Creighton recruiting target Tristan Enaruna stands at 6-foot-9. Well, maybe 6-foot-10, if you round up.

And he’s a guard.

Yep. A guard.

Coaches who’ve worked with him, watched him grow and contemplated his next-level potential are convinced that Enaruna has the height of a forward — but the skills of a cross-you-over, ball-screen-reading, jump-shooting guard. He’s yet another product of basketball’s new age, where body type doesn’t have to dictate how a player trains or what skills get mastered.

Enaruna’s high school coach has admittedly marveled firsthand for the last year. In fact, the game that always comes to mind for Wasatch coach David Evans was his team’s trip to Bishop Walsh in February, when Enaruna dropped 22 points.

The Netherlands native took over in the third quarter. He buried a catch-and-shoot 3. He drove left, spun back right and drew a foul. He broke the press and lofted in a floater. He caught an in-bounds pass and elevated for a thunderous one-handed, lefty jam.

“The biggest thing for us was just giving him experience in the game,” Evans said. “He came here to play at this high of level, and he was still trying to get used to that.”

Enaruna’s figured it out. Now he’s ready for the next challenge.

The four-star 2019 prospect is in the middle of his cross-country college tour. He’ll begin an official visit at Creighton on Friday — he went to Miami earlier this week and he’ll travel down to see Kansas at the start of next week.

For the Jays, he’d be a prized addition to their 2019 recruiting class, which includes potential-filled guards Shereef Mitchell and Jalen Windham. Those two weren’t as highly sought after, though — they’re rated as three-star recruits.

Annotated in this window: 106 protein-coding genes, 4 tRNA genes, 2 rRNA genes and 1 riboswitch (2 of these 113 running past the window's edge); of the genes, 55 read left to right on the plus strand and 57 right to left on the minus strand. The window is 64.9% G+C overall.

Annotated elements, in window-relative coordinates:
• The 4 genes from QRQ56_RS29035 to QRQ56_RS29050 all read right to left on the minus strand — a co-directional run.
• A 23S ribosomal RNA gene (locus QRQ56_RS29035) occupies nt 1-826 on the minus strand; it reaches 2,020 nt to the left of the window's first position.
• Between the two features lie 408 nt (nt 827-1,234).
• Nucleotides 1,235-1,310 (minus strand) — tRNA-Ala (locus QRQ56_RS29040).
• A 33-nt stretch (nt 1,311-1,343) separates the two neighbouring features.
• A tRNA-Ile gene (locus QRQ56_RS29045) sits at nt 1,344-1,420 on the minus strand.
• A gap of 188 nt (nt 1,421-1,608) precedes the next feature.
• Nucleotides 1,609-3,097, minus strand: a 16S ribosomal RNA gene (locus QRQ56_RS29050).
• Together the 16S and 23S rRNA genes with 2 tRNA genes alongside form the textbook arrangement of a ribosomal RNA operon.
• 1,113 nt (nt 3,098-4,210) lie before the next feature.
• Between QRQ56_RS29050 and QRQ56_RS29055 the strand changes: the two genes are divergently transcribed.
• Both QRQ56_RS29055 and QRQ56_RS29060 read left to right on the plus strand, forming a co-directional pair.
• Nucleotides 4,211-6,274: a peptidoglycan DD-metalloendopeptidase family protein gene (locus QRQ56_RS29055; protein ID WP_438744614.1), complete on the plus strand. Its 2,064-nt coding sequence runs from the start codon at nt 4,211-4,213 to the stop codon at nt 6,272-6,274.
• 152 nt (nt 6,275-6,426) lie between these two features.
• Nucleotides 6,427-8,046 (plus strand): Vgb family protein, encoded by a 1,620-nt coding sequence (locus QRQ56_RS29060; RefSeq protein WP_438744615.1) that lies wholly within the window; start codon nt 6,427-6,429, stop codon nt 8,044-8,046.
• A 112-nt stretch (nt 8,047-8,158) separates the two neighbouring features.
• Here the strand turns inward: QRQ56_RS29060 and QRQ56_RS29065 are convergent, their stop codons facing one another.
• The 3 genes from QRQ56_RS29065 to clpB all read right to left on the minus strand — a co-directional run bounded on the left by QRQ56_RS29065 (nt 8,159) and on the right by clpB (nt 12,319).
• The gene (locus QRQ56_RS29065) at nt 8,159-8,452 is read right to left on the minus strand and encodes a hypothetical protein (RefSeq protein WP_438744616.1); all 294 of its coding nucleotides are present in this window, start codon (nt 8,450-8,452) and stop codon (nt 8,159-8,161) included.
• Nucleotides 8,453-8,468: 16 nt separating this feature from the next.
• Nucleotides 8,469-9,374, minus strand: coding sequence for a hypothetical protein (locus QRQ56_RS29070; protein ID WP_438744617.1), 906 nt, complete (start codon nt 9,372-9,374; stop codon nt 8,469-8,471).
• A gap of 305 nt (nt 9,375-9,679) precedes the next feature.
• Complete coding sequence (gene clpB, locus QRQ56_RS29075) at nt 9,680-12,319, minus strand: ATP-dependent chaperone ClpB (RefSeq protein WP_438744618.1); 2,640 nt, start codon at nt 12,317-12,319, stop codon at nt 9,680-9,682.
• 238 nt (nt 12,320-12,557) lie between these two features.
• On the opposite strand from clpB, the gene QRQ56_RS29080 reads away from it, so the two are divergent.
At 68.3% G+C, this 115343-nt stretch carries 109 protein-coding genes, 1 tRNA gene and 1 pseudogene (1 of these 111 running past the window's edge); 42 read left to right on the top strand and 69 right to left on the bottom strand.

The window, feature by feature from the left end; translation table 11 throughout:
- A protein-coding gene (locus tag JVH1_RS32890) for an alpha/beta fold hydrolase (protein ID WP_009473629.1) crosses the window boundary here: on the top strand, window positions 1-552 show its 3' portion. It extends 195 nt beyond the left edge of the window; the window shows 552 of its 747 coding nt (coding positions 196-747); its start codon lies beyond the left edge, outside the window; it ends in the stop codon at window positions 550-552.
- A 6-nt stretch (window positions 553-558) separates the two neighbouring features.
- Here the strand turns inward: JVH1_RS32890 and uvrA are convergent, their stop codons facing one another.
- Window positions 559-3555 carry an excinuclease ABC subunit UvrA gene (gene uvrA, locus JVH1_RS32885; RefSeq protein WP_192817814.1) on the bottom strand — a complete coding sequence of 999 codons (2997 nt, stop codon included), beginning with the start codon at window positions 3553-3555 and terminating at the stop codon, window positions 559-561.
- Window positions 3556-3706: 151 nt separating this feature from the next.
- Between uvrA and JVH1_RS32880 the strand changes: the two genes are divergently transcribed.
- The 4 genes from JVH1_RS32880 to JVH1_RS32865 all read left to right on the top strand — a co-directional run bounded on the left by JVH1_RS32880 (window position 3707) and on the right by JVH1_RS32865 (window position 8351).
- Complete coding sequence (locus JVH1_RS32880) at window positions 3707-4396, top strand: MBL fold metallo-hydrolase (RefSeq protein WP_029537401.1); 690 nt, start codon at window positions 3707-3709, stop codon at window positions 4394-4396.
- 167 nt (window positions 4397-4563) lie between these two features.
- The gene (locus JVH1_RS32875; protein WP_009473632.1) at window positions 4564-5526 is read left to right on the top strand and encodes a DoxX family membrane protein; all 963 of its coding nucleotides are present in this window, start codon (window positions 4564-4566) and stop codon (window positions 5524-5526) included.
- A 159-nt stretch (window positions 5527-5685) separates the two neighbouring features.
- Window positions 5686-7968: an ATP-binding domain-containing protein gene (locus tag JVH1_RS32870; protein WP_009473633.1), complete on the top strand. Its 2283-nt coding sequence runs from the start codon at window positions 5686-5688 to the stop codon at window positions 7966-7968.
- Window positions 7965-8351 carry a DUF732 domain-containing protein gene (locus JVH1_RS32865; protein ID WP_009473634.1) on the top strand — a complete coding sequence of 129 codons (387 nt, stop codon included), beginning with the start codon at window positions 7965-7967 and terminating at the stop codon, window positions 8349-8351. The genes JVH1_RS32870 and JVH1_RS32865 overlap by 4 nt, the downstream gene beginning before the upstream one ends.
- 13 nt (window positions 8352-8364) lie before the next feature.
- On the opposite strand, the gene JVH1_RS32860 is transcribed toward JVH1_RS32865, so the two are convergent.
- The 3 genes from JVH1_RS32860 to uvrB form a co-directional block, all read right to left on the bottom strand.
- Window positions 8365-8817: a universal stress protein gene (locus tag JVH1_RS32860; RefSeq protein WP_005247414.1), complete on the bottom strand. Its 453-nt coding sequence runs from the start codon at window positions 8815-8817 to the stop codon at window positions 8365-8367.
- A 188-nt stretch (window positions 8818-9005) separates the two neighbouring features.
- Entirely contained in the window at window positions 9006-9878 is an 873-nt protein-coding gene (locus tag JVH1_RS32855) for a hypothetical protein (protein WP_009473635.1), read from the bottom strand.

Enaruna, on the other hand, checks in at No. 48 in 247Sports’ ranking of 2019 players. He’s 105th according to Rivals.

Dozens of college coaches made their way out to Wasatch Academy in Utah to evaluate him over the past season, according to Evans. And many of them extended scholarship offers.

But few have been targeting Enaruna as long as Creighton. He’s been at the top of the Jays’ 2019 board for almost two years.

It’s not difficult to understand why.

CU’s space-the-floor, push-the-pace offense seems to fit the skill set of a player like Enaruna, who was groomed to play a European-style game since he joined an academy in his home country as a 12-year-old.

But Roel van de Graaf, the youth director of BC Apollo Amsterdam, said Enaruna’s always read the floor differently than his peers. At Apollo, trainers make a point to stress versatility — all players work the same drills, regardless of position — but Enaruna picked things up at an accelerated rate, according to van de Graaf.

“Basketball is one of the toughest sports in the world to teach, with so many aspects, so many technical skills,” van de Graaf said. “Tristan, he’s a very quick learner. He has a great understanding of the game — together with a passion that you don’t see a lot.”

Plus, his athleticism allows him to do things many 6-foot-9 players cannot.

And yet he has so much room to grow, too. He’s a 17-year-old who’s still learning the American game. But college coaches can see the potential. Evans, too.

He’s eager to watch Enaruna continue to develop.

“This year, he just turned a corner,” Evans said. “And, I mean, lately in open gym? He’s been killing it. He gets better every day.”

Reporter - Creighton athletics

Jon covers Creighton athletics, the College World Series and more for The World-Herald. Follow him on Twitter @JonNyatawa. Phone: 402-444-6611

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